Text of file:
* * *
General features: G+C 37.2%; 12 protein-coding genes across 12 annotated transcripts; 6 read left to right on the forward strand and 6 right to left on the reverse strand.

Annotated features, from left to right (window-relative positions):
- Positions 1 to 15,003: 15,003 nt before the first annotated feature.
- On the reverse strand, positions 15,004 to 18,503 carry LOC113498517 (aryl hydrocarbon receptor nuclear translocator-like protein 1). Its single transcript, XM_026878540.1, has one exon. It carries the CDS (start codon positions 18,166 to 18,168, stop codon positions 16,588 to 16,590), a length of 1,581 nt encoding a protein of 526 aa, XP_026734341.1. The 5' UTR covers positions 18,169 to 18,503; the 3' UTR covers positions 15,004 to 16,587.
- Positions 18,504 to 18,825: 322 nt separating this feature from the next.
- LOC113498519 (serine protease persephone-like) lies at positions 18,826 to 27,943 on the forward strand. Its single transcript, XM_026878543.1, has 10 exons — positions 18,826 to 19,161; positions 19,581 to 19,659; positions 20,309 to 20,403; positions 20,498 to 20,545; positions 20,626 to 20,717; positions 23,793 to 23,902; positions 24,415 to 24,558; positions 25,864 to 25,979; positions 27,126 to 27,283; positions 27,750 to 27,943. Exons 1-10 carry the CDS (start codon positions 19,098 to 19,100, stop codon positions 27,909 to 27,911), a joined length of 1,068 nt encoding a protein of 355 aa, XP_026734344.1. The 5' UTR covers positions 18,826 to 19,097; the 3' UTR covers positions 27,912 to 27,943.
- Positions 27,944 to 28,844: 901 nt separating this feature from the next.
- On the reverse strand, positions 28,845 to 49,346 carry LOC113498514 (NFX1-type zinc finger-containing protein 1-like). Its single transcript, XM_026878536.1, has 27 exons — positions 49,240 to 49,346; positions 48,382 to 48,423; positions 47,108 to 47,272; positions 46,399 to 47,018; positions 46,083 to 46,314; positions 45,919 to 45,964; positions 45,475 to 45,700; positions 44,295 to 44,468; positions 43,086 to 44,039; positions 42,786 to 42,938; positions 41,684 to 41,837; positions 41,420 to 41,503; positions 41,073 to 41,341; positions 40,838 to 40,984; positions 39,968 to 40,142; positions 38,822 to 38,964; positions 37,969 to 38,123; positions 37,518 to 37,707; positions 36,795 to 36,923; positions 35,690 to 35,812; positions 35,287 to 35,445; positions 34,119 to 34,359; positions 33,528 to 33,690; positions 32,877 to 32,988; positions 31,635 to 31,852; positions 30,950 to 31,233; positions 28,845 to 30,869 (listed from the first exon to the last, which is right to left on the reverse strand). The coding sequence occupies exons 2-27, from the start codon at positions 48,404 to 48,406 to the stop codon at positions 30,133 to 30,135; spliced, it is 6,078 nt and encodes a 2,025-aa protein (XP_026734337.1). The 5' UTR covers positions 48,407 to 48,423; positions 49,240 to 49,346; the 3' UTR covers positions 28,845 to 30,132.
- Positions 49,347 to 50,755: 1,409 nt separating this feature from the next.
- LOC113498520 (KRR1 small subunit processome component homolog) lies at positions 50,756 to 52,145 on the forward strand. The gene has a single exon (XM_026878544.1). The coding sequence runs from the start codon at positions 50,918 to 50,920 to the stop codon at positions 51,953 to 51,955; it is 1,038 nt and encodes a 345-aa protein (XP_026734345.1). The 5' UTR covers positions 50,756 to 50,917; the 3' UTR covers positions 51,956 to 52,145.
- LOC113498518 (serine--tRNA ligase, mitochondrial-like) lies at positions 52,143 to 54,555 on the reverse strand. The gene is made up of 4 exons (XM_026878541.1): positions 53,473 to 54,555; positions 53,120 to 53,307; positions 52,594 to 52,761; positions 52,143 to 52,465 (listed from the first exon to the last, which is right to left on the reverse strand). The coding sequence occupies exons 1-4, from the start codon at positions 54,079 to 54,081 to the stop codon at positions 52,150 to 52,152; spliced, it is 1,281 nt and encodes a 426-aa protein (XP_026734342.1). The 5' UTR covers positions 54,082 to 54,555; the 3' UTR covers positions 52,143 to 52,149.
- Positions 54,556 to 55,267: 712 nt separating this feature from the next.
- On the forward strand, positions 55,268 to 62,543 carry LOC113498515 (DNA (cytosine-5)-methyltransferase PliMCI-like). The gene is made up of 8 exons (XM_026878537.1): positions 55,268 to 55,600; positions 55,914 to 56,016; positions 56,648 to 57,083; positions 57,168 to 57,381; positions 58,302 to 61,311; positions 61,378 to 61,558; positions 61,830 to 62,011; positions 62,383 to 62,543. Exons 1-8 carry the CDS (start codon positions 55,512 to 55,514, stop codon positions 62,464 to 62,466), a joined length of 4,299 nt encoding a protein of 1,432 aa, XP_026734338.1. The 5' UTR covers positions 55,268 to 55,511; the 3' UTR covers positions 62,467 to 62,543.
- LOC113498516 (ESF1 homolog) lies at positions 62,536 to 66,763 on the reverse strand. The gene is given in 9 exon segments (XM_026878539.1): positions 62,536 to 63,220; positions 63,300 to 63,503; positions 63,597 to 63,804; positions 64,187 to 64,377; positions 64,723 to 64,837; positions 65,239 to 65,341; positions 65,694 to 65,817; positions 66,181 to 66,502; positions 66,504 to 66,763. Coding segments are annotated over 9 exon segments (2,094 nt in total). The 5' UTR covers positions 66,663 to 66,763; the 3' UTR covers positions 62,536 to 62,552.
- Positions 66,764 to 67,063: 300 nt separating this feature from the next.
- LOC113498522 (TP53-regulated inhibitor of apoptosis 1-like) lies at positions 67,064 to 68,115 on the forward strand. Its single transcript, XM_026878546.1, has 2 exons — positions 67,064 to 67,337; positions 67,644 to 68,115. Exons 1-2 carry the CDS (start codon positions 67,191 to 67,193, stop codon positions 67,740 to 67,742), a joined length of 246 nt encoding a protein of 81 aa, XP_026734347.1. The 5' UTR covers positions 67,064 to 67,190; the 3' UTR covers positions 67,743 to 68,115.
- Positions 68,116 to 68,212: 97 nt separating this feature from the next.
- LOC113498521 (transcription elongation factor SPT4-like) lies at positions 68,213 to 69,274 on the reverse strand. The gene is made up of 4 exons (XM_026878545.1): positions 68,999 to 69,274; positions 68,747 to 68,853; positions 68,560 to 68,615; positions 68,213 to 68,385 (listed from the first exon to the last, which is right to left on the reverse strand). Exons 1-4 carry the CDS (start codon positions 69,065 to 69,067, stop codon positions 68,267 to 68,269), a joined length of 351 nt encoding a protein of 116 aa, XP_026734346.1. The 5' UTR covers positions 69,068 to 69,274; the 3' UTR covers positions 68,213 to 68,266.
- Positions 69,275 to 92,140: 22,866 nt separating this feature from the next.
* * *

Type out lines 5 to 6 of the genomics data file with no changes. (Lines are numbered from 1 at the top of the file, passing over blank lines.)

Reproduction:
- Positions 18,504 to 18,825: 322 nt separating this feature from the next.
- LOC113498519 (serine protease persephone-like) lies at positions 18,826 to 27,943 on the forward strand. Its single transcript, XM_026878543.1, has 10 exons — positions 18,826 to 19,161; positions 19,581 to 19,659; positions 20,309 to 20,403; positions 20,498 to 20,545; positions 20,626 to 20,717; positions 23,793 to 23,902; positions 24,415 to 24,558; positions 25,864 to 25,979; positions 27,126 to 27,283; positions 27,750 to 27,943. Exons 1-10 carry the CDS (start codon positions 19,098 to 19,100, stop codon positions 27,909 to 27,911), a joined length of 1,068 nt encoding a protein of 355 aa, XP_026734344.1. The 5' UTR covers positions 18,826 to 19,097; the 3' UTR covers positions 27,912 to 27,943.